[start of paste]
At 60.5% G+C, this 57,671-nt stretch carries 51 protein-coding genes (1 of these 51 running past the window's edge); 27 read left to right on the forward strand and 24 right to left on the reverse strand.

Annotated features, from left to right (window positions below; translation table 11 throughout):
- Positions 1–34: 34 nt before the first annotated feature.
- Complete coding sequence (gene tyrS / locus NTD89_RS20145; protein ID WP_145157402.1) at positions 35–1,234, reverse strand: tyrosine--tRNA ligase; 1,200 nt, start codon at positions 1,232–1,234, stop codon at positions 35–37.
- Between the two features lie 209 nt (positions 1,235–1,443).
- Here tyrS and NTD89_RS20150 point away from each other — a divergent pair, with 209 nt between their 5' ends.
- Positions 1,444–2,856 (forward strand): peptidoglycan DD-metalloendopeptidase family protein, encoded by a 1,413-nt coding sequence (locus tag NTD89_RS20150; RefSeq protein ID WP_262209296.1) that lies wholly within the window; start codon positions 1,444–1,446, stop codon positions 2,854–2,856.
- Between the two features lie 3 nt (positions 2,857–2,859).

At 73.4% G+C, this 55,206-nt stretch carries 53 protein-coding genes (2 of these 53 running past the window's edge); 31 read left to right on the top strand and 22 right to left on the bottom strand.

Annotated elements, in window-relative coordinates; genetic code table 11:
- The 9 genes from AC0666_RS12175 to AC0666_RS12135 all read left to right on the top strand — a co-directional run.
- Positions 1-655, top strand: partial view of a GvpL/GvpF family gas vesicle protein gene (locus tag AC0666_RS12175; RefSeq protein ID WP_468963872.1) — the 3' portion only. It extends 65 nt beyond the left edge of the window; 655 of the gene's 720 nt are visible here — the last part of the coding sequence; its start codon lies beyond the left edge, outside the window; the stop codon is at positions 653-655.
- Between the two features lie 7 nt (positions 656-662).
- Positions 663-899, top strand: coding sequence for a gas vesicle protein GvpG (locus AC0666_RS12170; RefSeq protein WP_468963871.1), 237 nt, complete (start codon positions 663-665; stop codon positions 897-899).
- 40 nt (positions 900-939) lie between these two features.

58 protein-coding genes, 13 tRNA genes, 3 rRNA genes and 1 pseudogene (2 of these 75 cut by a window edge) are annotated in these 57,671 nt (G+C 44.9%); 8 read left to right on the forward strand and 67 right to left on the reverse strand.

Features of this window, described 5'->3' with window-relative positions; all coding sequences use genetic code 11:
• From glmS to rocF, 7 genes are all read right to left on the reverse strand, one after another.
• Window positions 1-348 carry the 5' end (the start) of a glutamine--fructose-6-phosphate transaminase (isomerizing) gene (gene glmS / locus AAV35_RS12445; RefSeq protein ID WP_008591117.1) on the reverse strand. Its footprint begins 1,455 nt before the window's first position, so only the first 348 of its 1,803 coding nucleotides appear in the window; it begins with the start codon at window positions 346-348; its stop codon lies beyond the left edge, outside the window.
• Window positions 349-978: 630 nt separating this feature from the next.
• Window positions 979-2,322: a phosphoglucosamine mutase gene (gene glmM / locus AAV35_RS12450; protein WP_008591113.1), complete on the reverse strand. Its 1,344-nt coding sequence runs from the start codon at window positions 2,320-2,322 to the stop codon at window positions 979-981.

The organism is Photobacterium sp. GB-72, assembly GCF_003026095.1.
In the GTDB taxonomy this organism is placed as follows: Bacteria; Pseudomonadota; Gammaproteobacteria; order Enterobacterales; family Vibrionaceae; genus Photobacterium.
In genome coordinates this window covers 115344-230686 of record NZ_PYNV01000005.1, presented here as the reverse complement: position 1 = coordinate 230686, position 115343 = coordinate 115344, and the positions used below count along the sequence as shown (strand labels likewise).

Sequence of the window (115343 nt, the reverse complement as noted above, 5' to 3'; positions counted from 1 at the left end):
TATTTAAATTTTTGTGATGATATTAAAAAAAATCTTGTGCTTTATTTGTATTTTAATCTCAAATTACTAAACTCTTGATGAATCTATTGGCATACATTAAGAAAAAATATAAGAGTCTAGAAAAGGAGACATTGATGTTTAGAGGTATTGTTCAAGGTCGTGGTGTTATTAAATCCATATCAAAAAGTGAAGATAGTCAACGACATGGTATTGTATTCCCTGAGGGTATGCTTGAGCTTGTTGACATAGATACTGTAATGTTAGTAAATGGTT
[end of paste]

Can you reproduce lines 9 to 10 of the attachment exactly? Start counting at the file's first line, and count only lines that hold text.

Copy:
At 73.4% G+C, this 55,206-nt stretch carries 53 protein-coding genes (2 of these 53 running past the window's edge); 31 read left to right on the top strand and 22 right to left on the bottom strand.

Annotated elements, in window-relative coordinates; genetic code table 11: